Not only has Albert Einstein been labeled the greatest mind of the 20th Century, there are those who regard him as the greatest person of the 20th century. It makes sense then to mind some of his mind-advice. “Imagination is more important than knowledge,” he has observed. Think about it: In this Google-drive era, everyone has access to knowledge. But a much smaller number of people are able to take knowledge and transform it into something that didn’t exist before–the basic action behind all creative pursuits.
Traits of Creative People
They tolerate confusion
Can you focus despite distractions? Can you remain stress-free even when you are juggling several task-balls? Creative people are more likely to tolerate confusion than those who claim they don’t have a creative bone in their body. There are many ways to hone your skills in this regard but one of the best involves assembling three other people–family members, friends, co-workers.
One person serves as the listener. The second person whispers non-stop for two minutes in the first person’s ear. (Heighten the challenge by having the whisperer repeat controversial news stories or Hollywood gossip or sports opinions.) The third person delivers a “speech” about a family or workplace issue. The fourth person takes notes on what the speaker had to say.
Then assemble the group and ask the listener to list what she remembered from what the speaker had to say. Compare what the speaker said/what the recorder noted to what the listener was able to recall. The more details, the better, of course. Serve as the listener in future practices and strive to increase your recall each time.
They are willing to explore.
This exercise is bound to expand your creative brain cells. Work with another person and ask him to write five “What if…?” questions. You will do the same. Next, exchange your questions and get to work, aiming for a total of ten responses to the questions in a three-minute period. (You can offer a few ideas to each question or select one question and provide ten possibilities for that question alone.) Then read the responses aloud and see how creative each of you were. (You can also can also include another two-person pair and exchange questions with them.) An example of a “What if…?” question might be “What if women ruled the world?” And, a possible answer could be, “Toilet seats would probably always be down.”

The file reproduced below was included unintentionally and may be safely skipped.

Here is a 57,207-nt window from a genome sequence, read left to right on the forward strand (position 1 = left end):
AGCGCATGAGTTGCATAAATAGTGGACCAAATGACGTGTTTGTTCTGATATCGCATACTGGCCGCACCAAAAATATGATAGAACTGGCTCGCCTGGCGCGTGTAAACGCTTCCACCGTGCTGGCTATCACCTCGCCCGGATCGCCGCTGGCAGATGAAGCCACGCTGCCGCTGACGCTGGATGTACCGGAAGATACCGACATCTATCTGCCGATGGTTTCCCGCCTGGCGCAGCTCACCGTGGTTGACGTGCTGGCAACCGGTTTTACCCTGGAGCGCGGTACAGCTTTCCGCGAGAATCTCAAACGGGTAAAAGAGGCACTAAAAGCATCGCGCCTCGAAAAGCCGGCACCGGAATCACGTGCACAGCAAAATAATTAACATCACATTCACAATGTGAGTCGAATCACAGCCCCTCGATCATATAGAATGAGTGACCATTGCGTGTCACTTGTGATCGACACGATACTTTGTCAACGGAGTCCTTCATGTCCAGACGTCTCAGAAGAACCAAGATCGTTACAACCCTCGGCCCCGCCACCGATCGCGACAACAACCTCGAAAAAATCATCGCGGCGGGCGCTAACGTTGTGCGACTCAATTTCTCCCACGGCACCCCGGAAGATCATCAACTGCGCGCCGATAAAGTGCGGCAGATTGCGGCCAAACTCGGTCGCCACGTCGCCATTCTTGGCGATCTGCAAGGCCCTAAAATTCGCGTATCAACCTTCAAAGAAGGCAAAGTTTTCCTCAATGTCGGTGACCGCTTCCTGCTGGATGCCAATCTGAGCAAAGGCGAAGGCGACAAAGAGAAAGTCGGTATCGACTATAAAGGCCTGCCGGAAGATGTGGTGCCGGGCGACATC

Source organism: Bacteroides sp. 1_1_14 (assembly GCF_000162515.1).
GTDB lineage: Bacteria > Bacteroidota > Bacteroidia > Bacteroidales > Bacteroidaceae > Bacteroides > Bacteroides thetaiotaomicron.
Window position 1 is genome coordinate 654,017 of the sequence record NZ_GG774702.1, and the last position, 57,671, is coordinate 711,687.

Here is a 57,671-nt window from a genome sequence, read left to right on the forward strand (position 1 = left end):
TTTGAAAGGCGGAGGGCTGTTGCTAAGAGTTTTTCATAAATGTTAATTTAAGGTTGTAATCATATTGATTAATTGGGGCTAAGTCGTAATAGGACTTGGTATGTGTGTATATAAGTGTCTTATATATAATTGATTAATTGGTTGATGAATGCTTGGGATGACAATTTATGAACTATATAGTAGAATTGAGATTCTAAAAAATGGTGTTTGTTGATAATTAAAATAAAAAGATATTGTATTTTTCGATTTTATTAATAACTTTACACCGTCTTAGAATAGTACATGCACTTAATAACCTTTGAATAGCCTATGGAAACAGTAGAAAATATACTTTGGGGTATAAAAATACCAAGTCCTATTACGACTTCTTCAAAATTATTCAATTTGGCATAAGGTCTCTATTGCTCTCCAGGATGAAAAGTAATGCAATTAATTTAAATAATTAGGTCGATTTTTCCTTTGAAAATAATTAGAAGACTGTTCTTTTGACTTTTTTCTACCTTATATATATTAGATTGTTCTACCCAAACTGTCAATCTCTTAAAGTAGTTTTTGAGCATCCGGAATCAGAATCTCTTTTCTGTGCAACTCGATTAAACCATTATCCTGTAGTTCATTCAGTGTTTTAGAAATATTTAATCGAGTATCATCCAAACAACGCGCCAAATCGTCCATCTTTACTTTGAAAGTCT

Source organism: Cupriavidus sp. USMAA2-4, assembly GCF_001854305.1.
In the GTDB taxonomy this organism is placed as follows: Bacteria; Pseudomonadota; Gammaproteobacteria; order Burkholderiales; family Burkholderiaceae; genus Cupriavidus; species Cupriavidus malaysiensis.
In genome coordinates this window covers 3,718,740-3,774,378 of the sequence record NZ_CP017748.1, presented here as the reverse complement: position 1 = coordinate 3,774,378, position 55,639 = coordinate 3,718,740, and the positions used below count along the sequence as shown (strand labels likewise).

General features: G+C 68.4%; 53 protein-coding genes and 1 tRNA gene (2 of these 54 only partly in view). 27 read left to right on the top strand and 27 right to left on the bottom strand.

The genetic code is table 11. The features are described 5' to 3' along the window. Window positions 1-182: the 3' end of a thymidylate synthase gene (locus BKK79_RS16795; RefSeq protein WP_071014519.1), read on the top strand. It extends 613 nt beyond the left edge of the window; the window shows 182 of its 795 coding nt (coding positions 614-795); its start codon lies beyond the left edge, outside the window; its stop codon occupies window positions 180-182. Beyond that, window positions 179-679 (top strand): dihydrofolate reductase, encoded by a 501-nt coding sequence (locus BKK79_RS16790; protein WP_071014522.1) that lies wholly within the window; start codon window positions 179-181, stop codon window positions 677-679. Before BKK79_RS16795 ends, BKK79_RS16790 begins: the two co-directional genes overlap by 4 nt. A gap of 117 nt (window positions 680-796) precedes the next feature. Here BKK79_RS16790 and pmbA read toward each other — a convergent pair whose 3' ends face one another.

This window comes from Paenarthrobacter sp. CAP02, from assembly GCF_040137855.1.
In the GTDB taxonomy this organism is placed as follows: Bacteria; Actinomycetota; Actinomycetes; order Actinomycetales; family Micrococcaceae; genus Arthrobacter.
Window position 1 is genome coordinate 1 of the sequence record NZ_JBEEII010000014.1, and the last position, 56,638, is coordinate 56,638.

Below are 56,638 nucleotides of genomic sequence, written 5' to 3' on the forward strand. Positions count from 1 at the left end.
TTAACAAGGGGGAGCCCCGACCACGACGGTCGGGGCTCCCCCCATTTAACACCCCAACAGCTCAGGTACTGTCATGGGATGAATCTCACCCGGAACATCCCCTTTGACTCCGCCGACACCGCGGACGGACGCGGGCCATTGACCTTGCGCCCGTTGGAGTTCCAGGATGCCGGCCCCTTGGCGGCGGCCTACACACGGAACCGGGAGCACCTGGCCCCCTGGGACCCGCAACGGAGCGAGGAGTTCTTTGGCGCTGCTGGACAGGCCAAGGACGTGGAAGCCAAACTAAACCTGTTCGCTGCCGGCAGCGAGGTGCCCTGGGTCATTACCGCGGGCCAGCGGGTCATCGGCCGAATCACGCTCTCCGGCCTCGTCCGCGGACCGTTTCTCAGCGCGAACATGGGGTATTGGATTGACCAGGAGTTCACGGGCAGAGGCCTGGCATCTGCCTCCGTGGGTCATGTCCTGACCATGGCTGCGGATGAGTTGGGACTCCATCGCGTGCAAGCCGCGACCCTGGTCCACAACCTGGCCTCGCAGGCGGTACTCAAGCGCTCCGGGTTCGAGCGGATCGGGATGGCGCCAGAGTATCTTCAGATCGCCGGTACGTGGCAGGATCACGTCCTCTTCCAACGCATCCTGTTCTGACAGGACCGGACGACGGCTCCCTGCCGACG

They are receptive to new ideas.
If you hope to make your familial or workplace environment more creative, assemble family or team members and brainstorm a list of 25 ways the culture could be made more creative. Then vote on which action could be implemented most easily.
They see the invisible.
Work alone or with a partner or small group. Create new uses for old things. For example, what can be done with all the leftover flowers (other than making potpourri) that are delivered to the office for Secretaries Week? Then take action on one of the ideas, either individually or collectively. Try to engage in this kind of thinking at least once a month.
They see problems as opportunities.
List the most serious problems you have had to deal with in the past ten years. Then think about the benefits that derived from facing and possibly solving those problems. Next, think about the most serious problem you are currently coping with. View that problem from the perspective of advantages that might be gained from dealing with it.
One of America’s most beloved authors reminds us that “you can’t use up creativity.” She adds, “The more you use, the more you have.” Make a commitment to developing the traits associated with the most creative among us. In time, you will be able to include yourself in that number.